Few subjects are as intensely debated in the United States as the death penalty. Some form of capital punishment has existed in America for hundreds of years, yet the justification for carrying out the ultimate sentence is a continuing source of controversy.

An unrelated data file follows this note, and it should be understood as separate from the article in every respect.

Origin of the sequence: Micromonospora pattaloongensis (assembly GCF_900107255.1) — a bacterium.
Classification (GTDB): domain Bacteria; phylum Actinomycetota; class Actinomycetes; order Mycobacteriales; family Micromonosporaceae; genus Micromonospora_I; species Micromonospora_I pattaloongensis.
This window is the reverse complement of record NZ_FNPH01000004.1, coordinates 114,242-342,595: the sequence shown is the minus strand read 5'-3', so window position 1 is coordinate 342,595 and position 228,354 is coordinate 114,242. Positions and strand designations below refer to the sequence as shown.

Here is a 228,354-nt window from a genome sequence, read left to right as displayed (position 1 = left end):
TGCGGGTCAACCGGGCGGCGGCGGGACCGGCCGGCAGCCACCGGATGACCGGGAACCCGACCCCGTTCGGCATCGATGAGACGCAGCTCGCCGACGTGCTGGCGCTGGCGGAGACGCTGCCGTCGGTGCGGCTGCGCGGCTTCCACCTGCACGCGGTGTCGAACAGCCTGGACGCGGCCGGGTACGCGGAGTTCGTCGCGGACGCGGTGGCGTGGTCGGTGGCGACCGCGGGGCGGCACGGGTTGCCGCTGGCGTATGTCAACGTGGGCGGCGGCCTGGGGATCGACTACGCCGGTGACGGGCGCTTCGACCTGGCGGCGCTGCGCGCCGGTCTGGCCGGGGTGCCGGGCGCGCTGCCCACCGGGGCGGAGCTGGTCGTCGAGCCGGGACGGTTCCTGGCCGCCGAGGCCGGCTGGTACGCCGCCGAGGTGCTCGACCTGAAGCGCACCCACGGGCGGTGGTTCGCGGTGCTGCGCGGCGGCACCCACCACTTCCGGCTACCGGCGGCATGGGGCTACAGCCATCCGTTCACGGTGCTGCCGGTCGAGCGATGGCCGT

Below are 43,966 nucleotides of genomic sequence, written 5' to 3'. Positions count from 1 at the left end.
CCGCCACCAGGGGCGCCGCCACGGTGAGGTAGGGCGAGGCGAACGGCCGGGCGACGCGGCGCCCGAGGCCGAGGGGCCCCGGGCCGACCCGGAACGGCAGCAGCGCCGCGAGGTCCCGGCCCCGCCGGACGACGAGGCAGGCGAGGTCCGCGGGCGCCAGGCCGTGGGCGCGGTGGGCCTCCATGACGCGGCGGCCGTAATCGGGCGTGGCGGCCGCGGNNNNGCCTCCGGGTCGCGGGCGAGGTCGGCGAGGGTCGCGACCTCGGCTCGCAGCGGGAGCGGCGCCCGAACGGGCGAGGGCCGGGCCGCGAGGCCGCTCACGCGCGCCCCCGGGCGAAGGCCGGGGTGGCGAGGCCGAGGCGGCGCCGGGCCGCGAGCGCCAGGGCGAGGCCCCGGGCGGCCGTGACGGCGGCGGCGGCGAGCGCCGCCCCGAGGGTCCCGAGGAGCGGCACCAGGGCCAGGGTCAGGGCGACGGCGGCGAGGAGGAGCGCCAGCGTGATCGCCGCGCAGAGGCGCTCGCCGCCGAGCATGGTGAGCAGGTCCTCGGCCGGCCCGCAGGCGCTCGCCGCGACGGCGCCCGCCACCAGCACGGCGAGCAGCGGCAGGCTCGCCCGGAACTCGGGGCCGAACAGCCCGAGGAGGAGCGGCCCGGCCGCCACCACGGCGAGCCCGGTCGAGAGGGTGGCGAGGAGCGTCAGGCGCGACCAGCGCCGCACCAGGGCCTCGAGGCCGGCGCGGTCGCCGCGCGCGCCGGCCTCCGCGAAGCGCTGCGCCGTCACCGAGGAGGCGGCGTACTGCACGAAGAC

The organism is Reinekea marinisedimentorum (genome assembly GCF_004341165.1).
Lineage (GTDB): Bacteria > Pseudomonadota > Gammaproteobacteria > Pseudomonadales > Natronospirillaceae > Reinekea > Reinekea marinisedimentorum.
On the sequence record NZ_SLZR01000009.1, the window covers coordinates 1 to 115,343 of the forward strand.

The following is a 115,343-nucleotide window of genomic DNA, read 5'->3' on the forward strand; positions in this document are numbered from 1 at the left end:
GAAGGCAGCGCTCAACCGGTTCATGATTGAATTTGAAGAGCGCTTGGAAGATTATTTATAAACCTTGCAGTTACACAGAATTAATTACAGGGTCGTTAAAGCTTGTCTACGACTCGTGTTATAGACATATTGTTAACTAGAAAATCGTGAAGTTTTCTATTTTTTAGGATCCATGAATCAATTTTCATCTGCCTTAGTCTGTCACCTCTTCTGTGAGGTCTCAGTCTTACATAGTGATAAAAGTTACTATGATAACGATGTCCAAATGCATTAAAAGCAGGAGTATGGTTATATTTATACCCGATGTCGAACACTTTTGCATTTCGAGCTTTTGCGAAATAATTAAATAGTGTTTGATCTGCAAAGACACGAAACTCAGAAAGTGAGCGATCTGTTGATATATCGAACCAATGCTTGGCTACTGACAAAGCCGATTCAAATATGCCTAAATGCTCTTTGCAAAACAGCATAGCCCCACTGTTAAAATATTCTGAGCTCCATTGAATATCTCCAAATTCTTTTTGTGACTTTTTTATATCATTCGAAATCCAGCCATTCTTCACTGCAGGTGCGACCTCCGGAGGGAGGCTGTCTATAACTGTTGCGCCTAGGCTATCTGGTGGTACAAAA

Women on death row are such a rarity that, once condemned, they may be ignored and forgotten. Ohio, a typical, middle-of-the-road death penalty state, provides a telling example of this phenomenon. The Fairer Death: Executing Women in Ohio explores Ohio’s experience with the death penalty for women and reflects on what this experience reveals about the death penalty for women throughout the nation.